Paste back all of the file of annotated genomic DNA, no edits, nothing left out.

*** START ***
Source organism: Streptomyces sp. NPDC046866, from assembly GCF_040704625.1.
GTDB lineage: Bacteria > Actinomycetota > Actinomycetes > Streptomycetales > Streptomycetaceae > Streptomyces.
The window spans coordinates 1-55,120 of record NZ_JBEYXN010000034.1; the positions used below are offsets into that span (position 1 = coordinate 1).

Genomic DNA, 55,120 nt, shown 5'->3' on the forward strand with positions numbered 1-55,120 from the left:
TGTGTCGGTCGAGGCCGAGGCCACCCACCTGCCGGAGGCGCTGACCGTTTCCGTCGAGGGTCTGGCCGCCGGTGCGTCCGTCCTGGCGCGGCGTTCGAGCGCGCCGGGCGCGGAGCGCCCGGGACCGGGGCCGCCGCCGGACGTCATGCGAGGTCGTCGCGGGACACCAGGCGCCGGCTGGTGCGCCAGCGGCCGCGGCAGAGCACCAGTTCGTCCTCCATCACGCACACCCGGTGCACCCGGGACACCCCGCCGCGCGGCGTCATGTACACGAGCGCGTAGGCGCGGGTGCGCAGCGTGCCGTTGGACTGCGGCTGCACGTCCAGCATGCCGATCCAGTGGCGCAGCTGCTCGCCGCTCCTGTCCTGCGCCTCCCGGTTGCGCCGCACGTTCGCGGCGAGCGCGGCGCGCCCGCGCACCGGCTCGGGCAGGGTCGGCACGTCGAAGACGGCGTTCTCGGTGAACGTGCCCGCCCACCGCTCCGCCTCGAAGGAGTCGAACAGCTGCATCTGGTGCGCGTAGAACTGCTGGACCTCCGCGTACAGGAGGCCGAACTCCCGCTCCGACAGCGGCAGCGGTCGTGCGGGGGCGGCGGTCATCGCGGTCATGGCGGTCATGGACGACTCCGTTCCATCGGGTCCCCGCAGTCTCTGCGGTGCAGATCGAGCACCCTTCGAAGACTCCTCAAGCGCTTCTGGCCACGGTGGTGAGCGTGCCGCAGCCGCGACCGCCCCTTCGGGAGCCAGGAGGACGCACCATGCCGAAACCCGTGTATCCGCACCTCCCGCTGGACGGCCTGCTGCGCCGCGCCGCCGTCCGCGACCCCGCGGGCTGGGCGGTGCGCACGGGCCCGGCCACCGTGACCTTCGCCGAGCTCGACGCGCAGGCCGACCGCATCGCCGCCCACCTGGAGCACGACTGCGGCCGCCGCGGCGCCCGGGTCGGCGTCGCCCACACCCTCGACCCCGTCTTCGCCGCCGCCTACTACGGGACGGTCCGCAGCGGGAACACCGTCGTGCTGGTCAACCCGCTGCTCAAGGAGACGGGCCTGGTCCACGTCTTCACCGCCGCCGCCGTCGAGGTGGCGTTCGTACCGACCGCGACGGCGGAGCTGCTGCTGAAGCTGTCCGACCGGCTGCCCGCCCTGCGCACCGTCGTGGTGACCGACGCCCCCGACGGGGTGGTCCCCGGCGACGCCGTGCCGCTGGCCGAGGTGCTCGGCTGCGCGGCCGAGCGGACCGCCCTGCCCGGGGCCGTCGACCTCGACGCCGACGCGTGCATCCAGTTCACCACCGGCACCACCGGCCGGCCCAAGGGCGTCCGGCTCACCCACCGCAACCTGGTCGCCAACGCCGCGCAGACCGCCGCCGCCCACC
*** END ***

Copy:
Source organism: Streptomyces sp. NPDC046866, from assembly GCF_040704625.1.
GTDB lineage: Bacteria > Actinomycetota > Actinomycetes > Streptomycetales > Streptomycetaceae > Streptomyces.
The window spans coordinates 1-55,120 of record NZ_JBEYXN010000034.1; the positions used below are offsets into that span (position 1 = coordinate 1).

Genomic DNA, 55,120 nt, shown 5'->3' on the forward strand with positions numbered 1-55,120 from the left:
TGTGTCGGTCGAGGCCGAGGCCACCCACCTGCCGGAGGCGCTGACCGTTTCCGTCGAGGGTCTGGCCGCCGGTGCGTCCGTCCTGGCGCGGCGTTCGAGCGCGCCGGGCGCGGAGCGCCCGGGACCGGGGCCGCCGCCGGACGTCATGCGAGGTCGTCGCGGGACACCAGGCGCCGGCTGGTGCGCCAGCGGCCGCGGCAGAGCACCAGTTCGTCCTCCATCACGCACACCCGGTGCACCCGGGACACCCCGCCGCGCGGCGTCATGTACACGAGCGCGTAGGCGCGGGTGCGCAGCGTGCCGTTGGACTGCGGCTGCACGTCCAGCATGCCGATCCAGTGGCGCAGCTGCTCGCCGCTCCTGTCCTGCGCCTCCCGGTTGCGCCGCACGTTCGCGGCGAGCGCGGCGCGCCCGCGCACCGGCTCGGGCAGGGTCGGCACGTCGAAGACGGCGTTCTCGGTGAACGTGCCCGCCCACCGCTCCGCCTCGAAGGAGTCGAACAGCTGCATCTGGTGCGCGTAGAACTGCTGGACCTCCGCGTACAGGAGGCCGAACTCCCGCTCCGACAGCGGCAGCGGTCGTGCGGGGGCGGCGGTCATCGCGGTCATGGCGGTCATGGACGACTCCGTTCCATCGGGTCCCCGCAGTCTCTGCGGTGCAGATCGAGCACCCTTCGAAGACTCCTCAAGCGCTTCTGGCCACGGTGGTGAGCGTGCCGCAGCCGCGACCGCCCCTTCGGGAGCCAGGAGGACGCACCATGCCGAAACCCGTGTATCCGCACCTCCCGCTGGACGGCCTGCTGCGCCGCGCCGCCGTCCGCGACCCCGCGGGCTGGGCGGTGCGCACGGGCCCGGCCACCGTGACCTTCGCCGAGCTCGACGCGCAGGCCGACCGCATCGCCGCCCACCTGGAGCACGACTGCGGCCGCCGCGGCGCCCGGGTCGGCGTCGCCCACACCCTCGACCCCGTCTTCGCCGCCGCCTACTACGGGACGGTCCGCAGCGGGAACACCGTCGTGCTGGTCAACCCGCTGCTCAAGGAGACGGGCCTGGTCCACGTCTTCACCGCCGCCGCCGTCGAGGTGGCGTTCGTACCGACCGCGACGGCGGAGCTGCTGCTGAAGCTGTCCGACCGGCTGCCCGCCCTGCGCACCGTCGTGGTGACCGACGCCCCCGACGGGGTGGTCCCCGGCGACGCCGTGCCGCTGGCCGAGGTGCTCGGCTGCGCGGCCGAGCGGACCGCCCTGCCCGGGGCCGTCGACCTCGACGCCGACGCGTGCATCCAGTTCACCACCGGCACCACCGGCCGGCCCAAGGGCGTCCGGCTCACCCACCGCAACCTGGTCGCCAACGCCGCGCAGACCGCCGCCGCCCACC